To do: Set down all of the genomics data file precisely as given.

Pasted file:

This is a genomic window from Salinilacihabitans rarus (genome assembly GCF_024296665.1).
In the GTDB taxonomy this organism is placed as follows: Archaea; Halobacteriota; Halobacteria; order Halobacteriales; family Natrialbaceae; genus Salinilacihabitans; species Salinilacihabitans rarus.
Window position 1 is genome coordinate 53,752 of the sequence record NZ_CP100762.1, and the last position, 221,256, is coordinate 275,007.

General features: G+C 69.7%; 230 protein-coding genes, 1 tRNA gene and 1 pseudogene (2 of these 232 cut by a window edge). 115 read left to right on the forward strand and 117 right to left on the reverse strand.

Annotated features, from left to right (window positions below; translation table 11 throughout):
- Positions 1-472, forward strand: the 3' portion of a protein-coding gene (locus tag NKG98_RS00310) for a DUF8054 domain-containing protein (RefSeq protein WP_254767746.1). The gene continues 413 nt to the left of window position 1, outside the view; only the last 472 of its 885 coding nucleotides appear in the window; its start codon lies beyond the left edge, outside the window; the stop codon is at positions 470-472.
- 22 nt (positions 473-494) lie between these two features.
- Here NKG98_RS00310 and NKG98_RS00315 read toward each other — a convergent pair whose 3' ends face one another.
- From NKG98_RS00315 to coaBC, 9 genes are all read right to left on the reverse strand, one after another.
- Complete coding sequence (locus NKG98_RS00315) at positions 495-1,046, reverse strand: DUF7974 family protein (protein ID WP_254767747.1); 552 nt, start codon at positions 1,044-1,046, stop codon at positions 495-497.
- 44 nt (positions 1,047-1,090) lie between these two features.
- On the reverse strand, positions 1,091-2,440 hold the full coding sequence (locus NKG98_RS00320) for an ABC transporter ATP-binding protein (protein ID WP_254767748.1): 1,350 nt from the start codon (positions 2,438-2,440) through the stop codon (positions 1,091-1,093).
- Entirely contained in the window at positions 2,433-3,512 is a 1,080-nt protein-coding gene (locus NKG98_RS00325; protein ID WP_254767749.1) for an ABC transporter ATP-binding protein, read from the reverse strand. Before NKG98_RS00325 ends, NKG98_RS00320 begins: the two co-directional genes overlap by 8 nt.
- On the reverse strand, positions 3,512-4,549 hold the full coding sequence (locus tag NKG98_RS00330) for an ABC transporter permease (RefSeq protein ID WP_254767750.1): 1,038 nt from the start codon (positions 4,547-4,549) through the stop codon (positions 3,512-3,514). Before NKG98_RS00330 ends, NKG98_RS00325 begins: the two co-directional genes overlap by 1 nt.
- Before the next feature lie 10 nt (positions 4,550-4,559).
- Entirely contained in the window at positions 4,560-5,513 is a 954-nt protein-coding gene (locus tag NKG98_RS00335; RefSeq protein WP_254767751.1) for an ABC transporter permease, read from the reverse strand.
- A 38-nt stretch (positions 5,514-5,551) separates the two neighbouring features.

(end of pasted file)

This is a genomic window from Salinilacihabitans rarus (genome assembly GCF_024296665.1).
In the GTDB taxonomy this organism is placed as follows: Archaea; Halobacteriota; Halobacteria; order Halobacteriales; family Natrialbaceae; genus Salinilacihabitans; species Salinilacihabitans rarus.
Window position 1 is genome coordinate 53,752 of the sequence record NZ_CP100762.1, and the last position, 221,256, is coordinate 275,007.

General features: G+C 69.7%; 230 protein-coding genes, 1 tRNA gene and 1 pseudogene (2 of these 232 cut by a window edge). 115 read left to right on the forward strand and 117 right to left on the reverse strand.

Annotated features, from left to right (window positions below; translation table 11 throughout):
- Positions 1-472, forward strand: the 3' portion of a protein-coding gene (locus tag NKG98_RS00310) for a DUF8054 domain-containing protein (RefSeq protein WP_254767746.1). The gene continues 413 nt to the left of window position 1, outside the view; only the last 472 of its 885 coding nucleotides appear in the window; its start codon lies beyond the left edge, outside the window; the stop codon is at positions 470-472.
- 22 nt (positions 473-494) lie between these two features.
- Here NKG98_RS00310 and NKG98_RS00315 read toward each other — a convergent pair whose 3' ends face one another.
- From NKG98_RS00315 to coaBC, 9 genes are all read right to left on the reverse strand, one after another.
- Complete coding sequence (locus NKG98_RS00315) at positions 495-1,046, reverse strand: DUF7974 family protein (protein ID WP_254767747.1); 552 nt, start codon at positions 1,044-1,046, stop codon at positions 495-497.
- 44 nt (positions 1,047-1,090) lie between these two features.
- On the reverse strand, positions 1,091-2,440 hold the full coding sequence (locus NKG98_RS00320) for an ABC transporter ATP-binding protein (protein ID WP_254767748.1): 1,350 nt from the start codon (positions 2,438-2,440) through the stop codon (positions 1,091-1,093).
- Entirely contained in the window at positions 2,433-3,512 is a 1,080-nt protein-coding gene (locus NKG98_RS00325; protein ID WP_254767749.1) for an ABC transporter ATP-binding protein, read from the reverse strand. Before NKG98_RS00325 ends, NKG98_RS00320 begins: the two co-directional genes overlap by 8 nt.
- On the reverse strand, positions 3,512-4,549 hold the full coding sequence (locus tag NKG98_RS00330) for an ABC transporter permease (RefSeq protein ID WP_254767750.1): 1,038 nt from the start codon (positions 4,547-4,549) through the stop codon (positions 3,512-3,514). Before NKG98_RS00330 ends, NKG98_RS00325 begins: the two co-directional genes overlap by 1 nt.
- Before the next feature lie 10 nt (positions 4,550-4,559).
- Entirely contained in the window at positions 4,560-5,513 is a 954-nt protein-coding gene (locus tag NKG98_RS00335; RefSeq protein WP_254767751.1) for an ABC transporter permease, read from the reverse strand.
- A 38-nt stretch (positions 5,514-5,551) separates the two neighbouring features.